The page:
Through the use of, I am sure that many will be surprised about what their local facilities are polluting, at least I know I was. Knowing that, we have integrated a third party service from a British Columbia developer, Cory Horner. The service known as How’d They Vote, has an API which allows other applications like to retrieve data and information about the Members of Parliament. In, we have leveraged the power of Cory’s API to include information about the MP which the facility is located within his or her riding, allowing users to directly contact the elected official. was launched as a BETA release as we know there are bugs, but there are also additional features which we would like to add, along with including additional data sets which we hope to also ‘mashup’ with the NRPI data, along with friendly descriptions of chemicals. If there is something that you would like to see in, feel free to contact any one of the team members as we would be more then happy to assist.

Furthermore, being the developer of this application was something amazing. Sure there is still work to be done (you will see it is BETA) at the moment, but what was more interesting was working with both Microsoft Canada’s Open Source team, David Eaves and RedBit Development. The combination of expertise, collaboration and different timezones was something that I am truly amazed at. What was most interesting about this application was the fact that we leveraged both open source technologies like PHP and Microsoft’s proprietary systems like SQL Server 2008 to create a powerful application for the Canadian population.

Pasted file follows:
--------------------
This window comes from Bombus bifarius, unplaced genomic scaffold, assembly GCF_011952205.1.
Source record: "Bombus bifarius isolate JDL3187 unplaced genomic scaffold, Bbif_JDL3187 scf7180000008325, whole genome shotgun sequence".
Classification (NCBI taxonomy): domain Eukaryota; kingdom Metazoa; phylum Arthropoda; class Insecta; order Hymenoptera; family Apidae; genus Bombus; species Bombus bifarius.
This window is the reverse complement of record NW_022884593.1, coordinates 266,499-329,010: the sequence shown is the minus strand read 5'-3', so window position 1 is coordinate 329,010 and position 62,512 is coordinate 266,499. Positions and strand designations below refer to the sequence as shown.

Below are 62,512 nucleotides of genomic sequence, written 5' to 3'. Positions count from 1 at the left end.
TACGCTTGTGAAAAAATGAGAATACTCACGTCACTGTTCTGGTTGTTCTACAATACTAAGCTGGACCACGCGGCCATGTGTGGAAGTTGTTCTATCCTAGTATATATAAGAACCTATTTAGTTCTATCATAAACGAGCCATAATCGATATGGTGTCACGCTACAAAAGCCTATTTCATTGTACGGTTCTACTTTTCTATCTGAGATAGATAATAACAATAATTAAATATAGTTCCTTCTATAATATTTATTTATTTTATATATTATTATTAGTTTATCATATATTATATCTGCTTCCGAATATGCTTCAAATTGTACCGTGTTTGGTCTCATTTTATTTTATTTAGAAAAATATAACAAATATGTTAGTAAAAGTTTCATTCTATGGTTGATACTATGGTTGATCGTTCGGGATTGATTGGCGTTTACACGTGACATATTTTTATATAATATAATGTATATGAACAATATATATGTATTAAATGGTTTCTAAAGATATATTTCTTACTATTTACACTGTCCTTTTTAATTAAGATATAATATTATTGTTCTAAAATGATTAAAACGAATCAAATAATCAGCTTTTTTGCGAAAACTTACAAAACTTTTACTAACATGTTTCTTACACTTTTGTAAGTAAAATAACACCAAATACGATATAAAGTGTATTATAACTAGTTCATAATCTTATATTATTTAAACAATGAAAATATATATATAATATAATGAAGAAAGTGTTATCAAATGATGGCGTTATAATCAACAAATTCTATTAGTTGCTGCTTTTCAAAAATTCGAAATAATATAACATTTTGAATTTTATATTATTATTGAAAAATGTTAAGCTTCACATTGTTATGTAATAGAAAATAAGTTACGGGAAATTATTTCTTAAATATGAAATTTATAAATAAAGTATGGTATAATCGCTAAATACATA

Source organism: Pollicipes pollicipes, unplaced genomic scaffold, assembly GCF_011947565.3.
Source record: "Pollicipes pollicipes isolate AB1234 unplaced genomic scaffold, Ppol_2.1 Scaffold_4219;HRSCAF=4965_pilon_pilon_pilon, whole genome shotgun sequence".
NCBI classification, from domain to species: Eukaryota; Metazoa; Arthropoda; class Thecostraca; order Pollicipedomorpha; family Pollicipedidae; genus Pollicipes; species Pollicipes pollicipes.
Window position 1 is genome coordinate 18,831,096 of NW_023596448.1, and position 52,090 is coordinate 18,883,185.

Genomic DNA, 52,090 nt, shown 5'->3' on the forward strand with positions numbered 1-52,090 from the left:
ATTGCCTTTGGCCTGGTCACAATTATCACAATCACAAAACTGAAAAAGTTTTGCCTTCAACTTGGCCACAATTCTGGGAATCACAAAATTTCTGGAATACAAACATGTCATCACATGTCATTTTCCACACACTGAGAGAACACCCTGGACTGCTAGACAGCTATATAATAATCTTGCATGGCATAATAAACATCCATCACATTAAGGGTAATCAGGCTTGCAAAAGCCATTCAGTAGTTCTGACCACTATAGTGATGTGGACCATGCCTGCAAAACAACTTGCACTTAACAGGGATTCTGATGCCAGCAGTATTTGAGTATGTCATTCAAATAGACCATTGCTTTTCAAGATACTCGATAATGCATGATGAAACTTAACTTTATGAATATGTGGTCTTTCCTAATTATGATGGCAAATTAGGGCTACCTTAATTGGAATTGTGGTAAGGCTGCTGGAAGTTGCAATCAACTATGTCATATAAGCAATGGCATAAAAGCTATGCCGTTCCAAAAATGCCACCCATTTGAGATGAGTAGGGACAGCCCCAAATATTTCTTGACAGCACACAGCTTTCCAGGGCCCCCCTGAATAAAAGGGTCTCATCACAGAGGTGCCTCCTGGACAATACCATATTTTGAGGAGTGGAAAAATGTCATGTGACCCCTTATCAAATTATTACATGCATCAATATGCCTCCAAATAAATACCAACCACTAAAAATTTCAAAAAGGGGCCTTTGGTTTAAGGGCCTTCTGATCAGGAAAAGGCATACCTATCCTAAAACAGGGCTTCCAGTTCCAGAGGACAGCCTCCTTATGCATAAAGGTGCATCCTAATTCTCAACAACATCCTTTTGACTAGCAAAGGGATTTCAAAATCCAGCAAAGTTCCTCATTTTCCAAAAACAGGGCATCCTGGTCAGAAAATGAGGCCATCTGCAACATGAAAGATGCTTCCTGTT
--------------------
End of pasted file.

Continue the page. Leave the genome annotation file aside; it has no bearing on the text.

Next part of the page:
I am truly excited about this project for many of reasons, but one that stands out is that the collaborative effort of the team across Canada has demonstrated in a proof-of-concept like form to Canadian citizens and our Federal Government that there is something exciting happening within the Open Government, Open Data and Open Source space. also demonstrates what can be achieved with Federal data sets.


Please note that this article was originally posted at

RedBit Helps Track Pollution in Canada

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As part of the Open Lab (with RedBit as the technical lead), we are happy to announce a new the initial release of Emitter.  Emitter is an online website that takes open data provided by Environment Canada and makes this data easy to read.  Currently the data is not in the friendliest format and doesn’t allow everyday citizens to easily decipher the data.  Emitter attempts to solve that problem.